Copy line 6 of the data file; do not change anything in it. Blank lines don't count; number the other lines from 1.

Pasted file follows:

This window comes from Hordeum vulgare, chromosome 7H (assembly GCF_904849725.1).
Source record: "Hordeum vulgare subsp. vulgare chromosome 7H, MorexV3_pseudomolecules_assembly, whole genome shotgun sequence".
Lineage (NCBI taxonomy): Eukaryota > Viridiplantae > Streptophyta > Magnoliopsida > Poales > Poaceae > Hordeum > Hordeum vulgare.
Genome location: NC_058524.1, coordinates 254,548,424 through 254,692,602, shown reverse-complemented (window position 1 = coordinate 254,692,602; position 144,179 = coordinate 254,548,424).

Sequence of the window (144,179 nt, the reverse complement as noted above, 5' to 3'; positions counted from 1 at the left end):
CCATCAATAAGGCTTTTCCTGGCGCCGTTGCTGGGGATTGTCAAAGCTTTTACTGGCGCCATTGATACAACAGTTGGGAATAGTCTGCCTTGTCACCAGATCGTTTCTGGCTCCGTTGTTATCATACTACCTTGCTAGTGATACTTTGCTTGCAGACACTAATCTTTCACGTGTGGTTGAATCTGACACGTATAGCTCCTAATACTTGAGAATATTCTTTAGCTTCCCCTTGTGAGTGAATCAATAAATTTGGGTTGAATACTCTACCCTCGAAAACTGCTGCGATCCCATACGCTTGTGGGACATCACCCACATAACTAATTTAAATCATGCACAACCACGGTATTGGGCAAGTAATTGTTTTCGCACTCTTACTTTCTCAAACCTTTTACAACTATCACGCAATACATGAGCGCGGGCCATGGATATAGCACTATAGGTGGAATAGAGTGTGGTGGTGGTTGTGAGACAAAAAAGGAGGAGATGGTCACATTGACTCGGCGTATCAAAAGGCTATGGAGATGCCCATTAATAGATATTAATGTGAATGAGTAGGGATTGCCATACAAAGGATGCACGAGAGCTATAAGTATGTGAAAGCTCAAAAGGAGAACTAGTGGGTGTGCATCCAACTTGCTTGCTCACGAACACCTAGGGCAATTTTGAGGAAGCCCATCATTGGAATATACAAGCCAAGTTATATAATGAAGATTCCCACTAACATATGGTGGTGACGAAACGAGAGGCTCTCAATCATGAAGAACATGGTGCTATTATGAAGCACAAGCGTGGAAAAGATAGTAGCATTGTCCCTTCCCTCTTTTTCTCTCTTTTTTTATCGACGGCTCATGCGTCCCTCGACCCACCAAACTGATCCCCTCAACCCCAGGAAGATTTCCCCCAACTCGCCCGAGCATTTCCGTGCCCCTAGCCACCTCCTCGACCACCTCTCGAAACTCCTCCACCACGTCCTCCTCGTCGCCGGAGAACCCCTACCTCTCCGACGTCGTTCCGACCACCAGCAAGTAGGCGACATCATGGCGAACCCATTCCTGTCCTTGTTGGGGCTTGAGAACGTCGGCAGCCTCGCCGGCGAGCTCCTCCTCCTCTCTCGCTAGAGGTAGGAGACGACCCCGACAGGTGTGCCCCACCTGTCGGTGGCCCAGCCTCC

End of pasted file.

CCATCAATAAGGCTTTTCCTGGCGCCGTTGCTGGGGATTGTCAAAGCTTTTACTGGCGCCATTGATACAACAGTTGGGAATAGTCTGCCTTGTCACCAGATCGTTTCTGGCTCCGTTGTTATCATACTACCTTGCTAGTGATACTTTGCTTGCAGACACTAATCTTTCACGTGTGGTTGAATCTGACACGTATAGCTCCTAATACTTGAGAATATTCTTTAGCTTCCCCTTGTGAGTGAATCAATAAATTTGGGTTGAATACTCTACCCTCGAAAACTGCTGCGATCCCATACGCTTGTGGGACATCACCCACATAACTAATTTAAATCATGCACAACCACGGTATTGGGCAAGTAATTGTTTTCGCACTCTTACTTTCTCAAACCTTTTACAACTATCACGCAATACATGAGCGCGGGCCATGGATATAGCACTATAGGTGGAATAGAGTGTGGTGGTGGTTGTGAGACAAAAAAGGAGGAGATGGTCACATTGACTCGGCGTATCAAAAGGCTATGGAGATGCCCATTAATAGATATTAATGTGAATGAGTAGGGATTGCCATACAAAGGATGCACGAGAGCTATAAGTATGTGAAAGCTCAAAAGGAGAACTAGTGGGTGTGCATCCAACTTGCTTGCTCACGAACACCTAGGGCAATTTTGAGGAAGCCCATCATTGGAATATACAAGCCAAGTTATATAATGAAGATTCCCACTAACATATGGTGGTGACGAAACGAGAGGCTCTCAATCATGAAGAACATGGTGCTATTATGAAGCACAAGCGTGGAAAAGATAGTAGCATTGTCCCTTCCCTCTTTTTCTCTCTTTTTTTATCGACGGCTCATGCGTCCCTCGACCCACCAAACTGATCCCCTCAACCCCAGGAAGATTTCCCCCAACTCGCCCGAGCATTTCCGTGCCCCTAGCCACCTCCTCGACCACCTCTCGAAACTCCTCCACCACGTCCTCCTCGTCGCCGGAGAACCCCTACCTCTCCGACGTCGTTCCGACCACCAGCAAGTAGGCGACATCATGGCGAACCCATTCCTGTCCTTGTTGGGGCTTGAGAACGTCGGCAGCCTCGCCGGCGAGCTCCTCCTCCTCTCTCGCTAGAGGTAGGAGACGACCCCGACAGGTGTGCCCCACCTGTCGGTGGCCCAGCCTCC